Flyball is an excellent activity for your Boxer. Hurdles measuring up to 16 inches high (obstacles) will be set up, and a spring-loaded box will release the tennis ball. The objective is for your Boxer to chase the ball down while running and clearing the aforementioned hurdles. The hurdles are to be set up with the initial hurdle at six feet from the starting line and each remaining hurdle with ten feet apart. You will need to train your dog on how to play flyball, and, surprisingly enough, you will train him in the reverse of the actual course. Take the dog to the final hurdle within sight of another handler (it should be someone that he or she will be comfortable going to). The other handler will stand across the finish line. You will release your pup, encouraging them to go to the other handler. The dog should be rewarded at this point. Next, you will take the dog to the second-to-last hurdle and repeat the behavior. Do this until the dog has reached the hurdle closest to the starting line and successfully "jumped" it along with the other hurdles. Eventually, you will rig the box so that the ball will be released for your Boxer to chase while clearing the obstacles.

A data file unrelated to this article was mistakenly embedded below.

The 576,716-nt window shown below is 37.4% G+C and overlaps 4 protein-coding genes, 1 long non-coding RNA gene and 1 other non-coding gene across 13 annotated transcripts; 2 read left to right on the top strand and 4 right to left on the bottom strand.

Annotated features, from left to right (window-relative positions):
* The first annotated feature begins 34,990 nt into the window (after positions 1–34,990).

Step
1
Release the trigger
You will also need to teach your dog how to release the trigger on the ball box. Once you have rigged the box, show the dog where the ball is. Show your dog how to press the trigger, then walk him through the hurdles. Repeat this behavior until your dog will press the trigger, then walk through the hurdles and cross the finish line on their own.
Step
2
Add extra hurdles